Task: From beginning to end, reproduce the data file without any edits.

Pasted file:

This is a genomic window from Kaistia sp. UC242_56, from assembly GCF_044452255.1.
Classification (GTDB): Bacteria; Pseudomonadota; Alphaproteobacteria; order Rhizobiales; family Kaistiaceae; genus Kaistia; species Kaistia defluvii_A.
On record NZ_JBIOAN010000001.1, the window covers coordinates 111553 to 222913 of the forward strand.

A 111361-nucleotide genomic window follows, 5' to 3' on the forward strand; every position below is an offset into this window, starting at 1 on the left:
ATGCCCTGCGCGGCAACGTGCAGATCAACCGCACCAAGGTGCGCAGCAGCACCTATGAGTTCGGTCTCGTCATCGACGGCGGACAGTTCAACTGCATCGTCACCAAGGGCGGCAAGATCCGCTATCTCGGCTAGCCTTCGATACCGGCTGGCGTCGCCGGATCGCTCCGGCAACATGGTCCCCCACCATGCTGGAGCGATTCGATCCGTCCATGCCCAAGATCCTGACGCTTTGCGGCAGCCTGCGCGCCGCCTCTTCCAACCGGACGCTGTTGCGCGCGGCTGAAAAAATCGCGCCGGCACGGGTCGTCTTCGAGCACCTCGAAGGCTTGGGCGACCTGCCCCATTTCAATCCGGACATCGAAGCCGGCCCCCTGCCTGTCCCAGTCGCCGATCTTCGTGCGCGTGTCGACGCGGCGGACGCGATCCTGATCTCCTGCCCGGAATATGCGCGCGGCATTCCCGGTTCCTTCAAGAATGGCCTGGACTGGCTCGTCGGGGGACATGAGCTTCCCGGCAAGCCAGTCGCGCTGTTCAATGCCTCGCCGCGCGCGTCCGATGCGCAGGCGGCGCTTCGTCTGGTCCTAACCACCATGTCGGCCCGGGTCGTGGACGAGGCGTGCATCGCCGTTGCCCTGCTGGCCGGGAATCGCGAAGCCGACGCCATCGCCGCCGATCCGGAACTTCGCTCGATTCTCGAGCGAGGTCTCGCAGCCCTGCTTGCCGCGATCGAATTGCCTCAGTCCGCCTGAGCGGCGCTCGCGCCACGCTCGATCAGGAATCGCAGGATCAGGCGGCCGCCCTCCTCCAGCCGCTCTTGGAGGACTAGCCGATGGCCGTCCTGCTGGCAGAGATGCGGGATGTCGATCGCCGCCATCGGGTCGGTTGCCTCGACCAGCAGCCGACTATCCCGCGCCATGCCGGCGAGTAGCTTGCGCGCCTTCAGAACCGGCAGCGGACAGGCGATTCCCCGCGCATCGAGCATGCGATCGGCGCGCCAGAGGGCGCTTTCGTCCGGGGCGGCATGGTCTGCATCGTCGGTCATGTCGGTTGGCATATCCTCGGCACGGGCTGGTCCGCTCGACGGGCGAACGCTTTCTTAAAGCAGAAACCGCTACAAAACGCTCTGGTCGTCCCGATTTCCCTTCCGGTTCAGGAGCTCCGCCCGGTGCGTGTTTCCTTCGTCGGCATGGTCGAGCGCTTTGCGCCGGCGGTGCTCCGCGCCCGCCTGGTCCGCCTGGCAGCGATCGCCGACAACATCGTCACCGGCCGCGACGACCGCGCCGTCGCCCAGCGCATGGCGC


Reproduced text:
This is a genomic window from Kaistia sp. UC242_56, from assembly GCF_044452255.1.
Classification (GTDB): Bacteria; Pseudomonadota; Alphaproteobacteria; order Rhizobiales; family Kaistiaceae; genus Kaistia; species Kaistia defluvii_A.
On record NZ_JBIOAN010000001.1, the window covers coordinates 111553 to 222913 of the forward strand.

A 111361-nucleotide genomic window follows, 5' to 3' on the forward strand; every position below is an offset into this window, starting at 1 on the left:
ATGCCCTGCGCGGCAACGTGCAGATCAACCGCACCAAGGTGCGCAGCAGCACCTATGAGTTCGGTCTCGTCATCGACGGCGGACAGTTCAACTGCATCGTCACCAAGGGCGGCAAGATCCGCTATCTCGGCTAGCCTTCGATACCGGCTGGCGTCGCCGGATCGCTCCGGCAACATGGTCCCCCACCATGCTGGAGCGATTCGATCCGTCCATGCCCAAGATCCTGACGCTTTGCGGCAGCCTGCGCGCCGCCTCTTCCAACCGGACGCTGTTGCGCGCGGCTGAAAAAATCGCGCCGGCACGGGTCGTCTTCGAGCACCTCGAAGGCTTGGGCGACCTGCCCCATTTCAATCCGGACATCGAAGCCGGCCCCCTGCCTGTCCCAGTCGCCGATCTTCGTGCGCGTGTCGACGCGGCGGACGCGATCCTGATCTCCTGCCCGGAATATGCGCGCGGCATTCCCGGTTCCTTCAAGAATGGCCTGGACTGGCTCGTCGGGGGACATGAGCTTCCCGGCAAGCCAGTCGCGCTGTTCAATGCCTCGCCGCGCGCGTCCGATGCGCAGGCGGCGCTTCGTCTGGTCCTAACCACCATGTCGGCCCGGGTCGTGGACGAGGCGTGCATCGCCGTTGCCCTGCTGGCCGGGAATCGCGAAGCCGACGCCATCGCCGCCGATCCGGAACTTCGCTCGATTCTCGAGCGAGGTCTCGCAGCCCTGCTTGCCGCGATCGAATTGCCTCAGTCCGCCTGAGCGGCGCTCGCGCCACGCTCGATCAGGAATCGCAGGATCAGGCGGCCGCCCTCCTCCAGCCGCTCTTGGAGGACTAGCCGATGGCCGTCCTGCTGGCAGAGATGCGGGATGTCGATCGCCGCCATCGGGTCGGTTGCCTCGACCAGCAGCCGACTATCCCGCGCCATGCCGGCGAGTAGCTTGCGCGCCTTCAGAACCGGCAGCGGACAGGCGATTCCCCGCGCATCGAGCATGCGATCGGCGCGCCAGAGGGCGCTTTCGTCCGGGGCGGCATGGTCTGCATCGTCGGTCATGTCGGTTGGCATATCCTCGGCACGGGCTGGTCCGCTCGACGGGCGAACGCTTTCTTAAAGCAGAAACCGCTACAAAACGCTCTGGTCGTCCCGATTTCCCTTCCGGTTCAGGAGCTCCGCCCGGTGCGTGTTTCCTTCGTCGGCATGGTCGAGCGCTTTGCGCCGGCGGTGCTCCGCGCCCGCCTGGTCCGCCTGGCAGCGATCGCCGACAACATCGTCACCGGCCGCGACGACCGCGCCGTCGCCCAGCGCATGGCGC